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Mexico Security Memo: Nuevo Laredo Police Chief Missing

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Analysis

A Police Chief's Disappearance

Authorities discovered the bodies of two men identified as brothers of Nuevo Laredo Police Chief Roberto Alejandro Balmori Garza in an abandoned vehicle Feb. 17 in Cienega de Flores, Nuevo Leon state, on Highway 85 near Monterrey. The police chief has been missing since the discovery of his brothers' bodies. Mexican organized crime elements have likely targeted him and his family.

Organized criminal groups typically target law enforcement officers to coerce them into cooperating or at least into dropping an investigation. In areas with competing criminal groups, violence toward authorities could be retaliation against officials suspected of working with rival organized criminal groups. Los Zetas have been waging a turf war in Nuevo Laredo against the Gulf cartel and other Los Zetas rivals such as the Sinaloa Federation and the Knights Templar. In acts of retaliation Mexican organized crime often seeks to harm family members of the principal target, though the principal target here remains unclear. While the culprits in the disappearance of the police chief and the deaths of his brothers are unknown, they likely belong to one of the cartels operating in both Monterrey and Nuevo Laredo.

A New Zetas Rival Emerges

Narcomantas have begun appearing on bridges in various parts of Villahermosa, Tabasco state, with anti-Los Zetas messages signed "Pueblo Unido," a previously unknown criminal group. Similar narcomantas were found previously in Cardenas and Comalcalco, Tabasco state. Most notably, in Cardenas on Feb. 10 authorities discovered two decapitated bodies accompanying a message signed "Pueblos Unidos" that threatened anyone participating in kidnappings and extortion or assisting Los Zetas. Similarly, on Feb. 11 in Hueyapan de Ocampo, Veracruz state, authorities discovered a bag containing human remains with a message signed, "Killers of kidnappers and Zs." Like the signatures on the messages discovered in neighboring Tabasco, the victim and accompanying message suggest a possible new rival to Los Zetas in the area — although the signature bears some resemblance to the Cartel de Jalisco Nueva Generacion signature of "Mata Zetas" or "Zeta Killers."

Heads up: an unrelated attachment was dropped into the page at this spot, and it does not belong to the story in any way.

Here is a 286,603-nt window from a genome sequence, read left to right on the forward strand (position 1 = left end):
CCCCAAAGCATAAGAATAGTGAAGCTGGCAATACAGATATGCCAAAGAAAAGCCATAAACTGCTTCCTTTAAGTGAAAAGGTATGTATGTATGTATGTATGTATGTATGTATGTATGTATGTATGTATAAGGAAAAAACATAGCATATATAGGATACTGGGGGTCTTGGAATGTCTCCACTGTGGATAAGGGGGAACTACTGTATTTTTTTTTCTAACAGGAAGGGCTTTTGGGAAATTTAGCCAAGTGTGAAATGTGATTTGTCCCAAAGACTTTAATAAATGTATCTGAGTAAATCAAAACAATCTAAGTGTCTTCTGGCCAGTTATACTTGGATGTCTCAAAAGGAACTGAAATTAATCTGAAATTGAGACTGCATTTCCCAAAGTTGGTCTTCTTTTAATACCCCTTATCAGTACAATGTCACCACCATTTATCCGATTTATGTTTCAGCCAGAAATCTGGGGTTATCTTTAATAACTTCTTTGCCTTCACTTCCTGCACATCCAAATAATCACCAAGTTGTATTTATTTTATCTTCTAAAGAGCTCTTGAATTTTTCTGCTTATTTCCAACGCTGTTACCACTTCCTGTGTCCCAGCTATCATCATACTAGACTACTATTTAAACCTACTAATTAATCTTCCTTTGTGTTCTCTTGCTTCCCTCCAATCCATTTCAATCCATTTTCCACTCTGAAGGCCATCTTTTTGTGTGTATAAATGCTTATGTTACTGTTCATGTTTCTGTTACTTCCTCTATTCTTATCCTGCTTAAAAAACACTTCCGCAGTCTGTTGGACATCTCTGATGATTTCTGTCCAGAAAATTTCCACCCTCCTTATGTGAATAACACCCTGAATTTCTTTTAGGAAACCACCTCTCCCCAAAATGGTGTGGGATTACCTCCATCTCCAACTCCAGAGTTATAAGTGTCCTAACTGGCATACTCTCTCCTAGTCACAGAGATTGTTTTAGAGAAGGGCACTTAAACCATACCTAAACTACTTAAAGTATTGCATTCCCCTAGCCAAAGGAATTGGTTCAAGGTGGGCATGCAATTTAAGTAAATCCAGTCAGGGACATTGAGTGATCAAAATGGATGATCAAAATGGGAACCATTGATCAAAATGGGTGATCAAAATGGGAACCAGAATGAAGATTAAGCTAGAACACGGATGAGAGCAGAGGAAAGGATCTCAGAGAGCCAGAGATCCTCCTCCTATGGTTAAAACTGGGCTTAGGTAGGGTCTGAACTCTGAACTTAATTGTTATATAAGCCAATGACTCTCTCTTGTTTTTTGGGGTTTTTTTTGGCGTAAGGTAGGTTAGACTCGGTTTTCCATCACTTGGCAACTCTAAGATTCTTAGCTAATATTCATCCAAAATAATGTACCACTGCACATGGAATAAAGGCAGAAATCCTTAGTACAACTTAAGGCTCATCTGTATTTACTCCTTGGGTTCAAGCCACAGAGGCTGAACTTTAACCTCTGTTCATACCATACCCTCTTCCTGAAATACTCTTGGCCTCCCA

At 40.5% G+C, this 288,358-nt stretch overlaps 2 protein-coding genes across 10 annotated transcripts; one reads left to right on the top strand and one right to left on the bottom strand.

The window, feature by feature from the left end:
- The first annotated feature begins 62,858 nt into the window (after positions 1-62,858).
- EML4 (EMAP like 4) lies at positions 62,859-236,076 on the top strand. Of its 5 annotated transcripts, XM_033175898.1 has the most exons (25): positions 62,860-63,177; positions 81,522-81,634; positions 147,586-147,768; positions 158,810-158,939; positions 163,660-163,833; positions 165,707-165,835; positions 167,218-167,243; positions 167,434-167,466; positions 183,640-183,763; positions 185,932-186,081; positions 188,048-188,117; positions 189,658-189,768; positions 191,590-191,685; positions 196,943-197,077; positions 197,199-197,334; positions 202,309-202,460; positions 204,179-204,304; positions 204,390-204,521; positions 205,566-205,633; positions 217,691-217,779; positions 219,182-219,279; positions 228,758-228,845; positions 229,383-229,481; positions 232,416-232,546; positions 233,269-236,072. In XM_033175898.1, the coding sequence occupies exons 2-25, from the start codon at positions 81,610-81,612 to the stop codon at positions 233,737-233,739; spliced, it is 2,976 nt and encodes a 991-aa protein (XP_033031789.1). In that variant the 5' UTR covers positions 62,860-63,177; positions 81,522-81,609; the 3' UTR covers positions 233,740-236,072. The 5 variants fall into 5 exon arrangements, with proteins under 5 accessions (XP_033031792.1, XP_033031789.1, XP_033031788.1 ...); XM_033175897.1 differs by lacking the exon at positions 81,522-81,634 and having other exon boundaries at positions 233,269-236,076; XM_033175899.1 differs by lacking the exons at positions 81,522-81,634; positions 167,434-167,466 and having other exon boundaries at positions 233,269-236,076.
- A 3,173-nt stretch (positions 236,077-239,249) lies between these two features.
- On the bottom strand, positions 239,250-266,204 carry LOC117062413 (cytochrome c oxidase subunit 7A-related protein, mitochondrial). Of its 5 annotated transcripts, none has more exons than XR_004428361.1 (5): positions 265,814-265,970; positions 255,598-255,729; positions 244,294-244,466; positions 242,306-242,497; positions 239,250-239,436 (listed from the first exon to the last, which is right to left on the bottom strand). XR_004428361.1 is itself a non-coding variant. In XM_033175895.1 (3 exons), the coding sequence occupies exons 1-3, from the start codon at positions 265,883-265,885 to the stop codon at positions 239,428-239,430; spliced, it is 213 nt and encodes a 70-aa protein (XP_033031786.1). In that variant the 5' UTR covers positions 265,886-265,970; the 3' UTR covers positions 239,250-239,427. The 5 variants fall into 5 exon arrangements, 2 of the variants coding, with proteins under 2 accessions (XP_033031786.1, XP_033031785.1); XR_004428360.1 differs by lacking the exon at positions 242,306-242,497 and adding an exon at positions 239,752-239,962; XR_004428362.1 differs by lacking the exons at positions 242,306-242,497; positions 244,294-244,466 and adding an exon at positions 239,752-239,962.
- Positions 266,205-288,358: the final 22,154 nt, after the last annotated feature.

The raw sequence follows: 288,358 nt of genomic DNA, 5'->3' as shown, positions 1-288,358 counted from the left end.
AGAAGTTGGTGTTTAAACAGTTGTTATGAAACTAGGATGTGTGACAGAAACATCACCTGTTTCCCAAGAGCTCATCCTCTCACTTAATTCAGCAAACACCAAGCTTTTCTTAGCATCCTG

The messages suggest a new regional rival to Los Zetas has emerged along Mexico's Gulf Coast, though the challenger's origin remains unclear. The group may threaten to create a choke point for Zetas transportation routes. Los Zetas' main strongholds are located in northeastern Mexico, along the Gulf Coast, but the organization also operates widely in Guatemala and southern Mexican states like Quintana Roo, Campeche and Chiapas. The Zetas use Veracruz and Tabasco states to connect these two areas of operation.

While there have been recent violent acts directed against Los Zetas in both Veracruz and Tabasco states, it is uncertain how much of a challenge the new rivals pose to Los Zetas. Moreover, "Pueblo Unido" and/or those behind the incident in Hueyapan de Ocampo could be cover for an existing cartel. The rival organization also might be a vigilante group unrelated to drug trafficking, or even a regional split within Los Zetas operating in Tabasco and Veracruz. Regardless of the origins of the new rivals, should they present a substantial threat, Los Zetas would respond violently due to the value of the region.

Editor's Note: We now offer the daily Mexico Security Monitor, an additional custom intelligence service geared toward organizations with operations or interests in the region, designed to provide more detailed and in-depth coverage of the situation. To learn more about this new fee-based custom service, visit www.stratfor.com/msm.

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